Bitter Argentinian rivals are up against each other over two legs but no away fans will be allowed – it is simply too dangerous
Pepper spray in the tunnel, an inflatable pig floated in front of the away fans, Carlos Tévez being sent off for performing a chicken dance … take your pick: the superclásico has an almost inexhaustible store of anecdote, ranging from the bizarre to the tragic, the wackiness of the image often disguising the menace that lies beneath. Boca Juniors against River Plate is one of the world’s great derbies, maybe the greatest, and there is perhaps something appropriate about the fact that the last two-leg final of the Copa Libertadores will see these two most celebrated of rivals go head to head.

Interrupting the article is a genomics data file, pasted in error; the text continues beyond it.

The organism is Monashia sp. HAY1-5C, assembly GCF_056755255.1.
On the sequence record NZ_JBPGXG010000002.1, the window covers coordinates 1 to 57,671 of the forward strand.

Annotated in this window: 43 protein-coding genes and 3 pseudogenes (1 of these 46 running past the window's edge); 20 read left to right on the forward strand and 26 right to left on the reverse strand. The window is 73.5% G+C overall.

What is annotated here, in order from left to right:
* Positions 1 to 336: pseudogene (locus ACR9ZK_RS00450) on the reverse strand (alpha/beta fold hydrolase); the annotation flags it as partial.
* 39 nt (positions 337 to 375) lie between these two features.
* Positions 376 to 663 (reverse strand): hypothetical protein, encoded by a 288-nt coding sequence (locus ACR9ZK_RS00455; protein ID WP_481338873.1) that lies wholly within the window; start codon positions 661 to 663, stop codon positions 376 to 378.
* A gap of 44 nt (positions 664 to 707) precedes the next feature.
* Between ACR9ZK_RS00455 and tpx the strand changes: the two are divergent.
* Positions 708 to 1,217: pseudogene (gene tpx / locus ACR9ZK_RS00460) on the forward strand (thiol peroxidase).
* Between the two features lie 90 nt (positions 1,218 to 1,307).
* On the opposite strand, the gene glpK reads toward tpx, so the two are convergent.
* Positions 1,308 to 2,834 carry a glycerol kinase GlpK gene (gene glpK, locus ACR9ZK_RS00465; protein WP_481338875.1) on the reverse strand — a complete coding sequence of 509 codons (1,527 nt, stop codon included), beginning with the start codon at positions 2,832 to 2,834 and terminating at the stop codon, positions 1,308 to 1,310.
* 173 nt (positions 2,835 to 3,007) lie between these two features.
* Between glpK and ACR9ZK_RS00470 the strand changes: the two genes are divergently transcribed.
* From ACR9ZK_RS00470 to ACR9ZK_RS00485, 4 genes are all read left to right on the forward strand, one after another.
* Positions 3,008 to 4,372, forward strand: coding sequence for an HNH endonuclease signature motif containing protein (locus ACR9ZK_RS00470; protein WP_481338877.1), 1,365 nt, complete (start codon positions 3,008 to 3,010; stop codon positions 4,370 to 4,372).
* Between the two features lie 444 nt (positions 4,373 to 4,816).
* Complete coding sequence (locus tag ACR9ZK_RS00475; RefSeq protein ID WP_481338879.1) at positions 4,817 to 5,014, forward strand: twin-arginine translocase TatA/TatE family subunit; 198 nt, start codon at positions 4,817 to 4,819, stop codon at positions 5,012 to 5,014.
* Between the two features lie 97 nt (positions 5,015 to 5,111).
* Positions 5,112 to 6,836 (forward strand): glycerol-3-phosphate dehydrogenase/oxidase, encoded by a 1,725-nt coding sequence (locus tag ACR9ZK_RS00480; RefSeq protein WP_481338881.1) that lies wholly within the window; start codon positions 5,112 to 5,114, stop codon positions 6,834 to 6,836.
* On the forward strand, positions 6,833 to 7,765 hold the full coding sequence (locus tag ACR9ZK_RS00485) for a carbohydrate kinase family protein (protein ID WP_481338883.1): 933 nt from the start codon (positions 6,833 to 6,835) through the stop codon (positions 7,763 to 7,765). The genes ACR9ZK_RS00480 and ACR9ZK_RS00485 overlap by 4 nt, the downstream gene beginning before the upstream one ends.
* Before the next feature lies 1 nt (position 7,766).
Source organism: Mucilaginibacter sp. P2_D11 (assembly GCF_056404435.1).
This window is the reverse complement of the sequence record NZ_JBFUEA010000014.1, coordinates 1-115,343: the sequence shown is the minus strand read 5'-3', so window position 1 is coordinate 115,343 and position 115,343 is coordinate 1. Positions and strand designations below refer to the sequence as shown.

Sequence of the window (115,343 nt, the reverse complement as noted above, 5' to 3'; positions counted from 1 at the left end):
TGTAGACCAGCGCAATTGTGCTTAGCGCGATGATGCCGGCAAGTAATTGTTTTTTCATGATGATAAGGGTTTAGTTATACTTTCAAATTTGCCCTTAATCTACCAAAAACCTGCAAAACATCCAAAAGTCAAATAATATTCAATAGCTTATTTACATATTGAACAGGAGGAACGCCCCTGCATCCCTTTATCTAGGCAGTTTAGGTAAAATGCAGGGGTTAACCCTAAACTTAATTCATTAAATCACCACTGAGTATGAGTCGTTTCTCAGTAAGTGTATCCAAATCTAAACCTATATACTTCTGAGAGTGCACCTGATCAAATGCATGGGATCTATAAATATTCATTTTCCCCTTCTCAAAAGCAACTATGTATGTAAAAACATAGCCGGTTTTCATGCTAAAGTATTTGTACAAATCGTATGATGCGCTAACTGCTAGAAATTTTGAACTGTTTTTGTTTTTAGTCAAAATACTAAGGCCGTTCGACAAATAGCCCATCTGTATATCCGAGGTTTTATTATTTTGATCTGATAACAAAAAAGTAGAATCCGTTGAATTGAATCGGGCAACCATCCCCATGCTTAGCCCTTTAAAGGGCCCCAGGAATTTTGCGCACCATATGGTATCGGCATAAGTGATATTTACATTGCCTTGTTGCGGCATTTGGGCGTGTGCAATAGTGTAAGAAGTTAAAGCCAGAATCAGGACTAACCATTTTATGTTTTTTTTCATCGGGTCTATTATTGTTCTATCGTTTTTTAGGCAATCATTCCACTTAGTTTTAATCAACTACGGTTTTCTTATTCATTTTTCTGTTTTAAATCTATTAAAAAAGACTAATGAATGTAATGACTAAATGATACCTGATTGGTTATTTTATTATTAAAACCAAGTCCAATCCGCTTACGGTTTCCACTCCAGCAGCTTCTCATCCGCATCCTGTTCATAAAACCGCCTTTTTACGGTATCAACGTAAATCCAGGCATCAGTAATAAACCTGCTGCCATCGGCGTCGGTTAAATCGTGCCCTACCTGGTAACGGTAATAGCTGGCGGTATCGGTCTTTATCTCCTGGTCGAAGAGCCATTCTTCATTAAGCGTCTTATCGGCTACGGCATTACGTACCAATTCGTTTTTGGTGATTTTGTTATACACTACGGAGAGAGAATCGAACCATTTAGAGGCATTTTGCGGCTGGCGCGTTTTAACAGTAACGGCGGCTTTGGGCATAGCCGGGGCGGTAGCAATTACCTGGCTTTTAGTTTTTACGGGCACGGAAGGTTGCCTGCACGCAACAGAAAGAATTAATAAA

The stadiums, themselves shabby, atmospheric, dripping with history, may only be eight miles apart, but no away fans will be allowed at either leg. Those are eight critical miles, a journey that not only takes you past the Planetarium, outside which the first football match was played on Argentinian soil by British Freemasons in 1867, but represents the distance River travelled from their origins in the same docks as Boca to leafy Núñez. They are the immigrants made good, the rivalry cast as working- against middle-class, the sweat and industry of Boca against the style and artistry of River.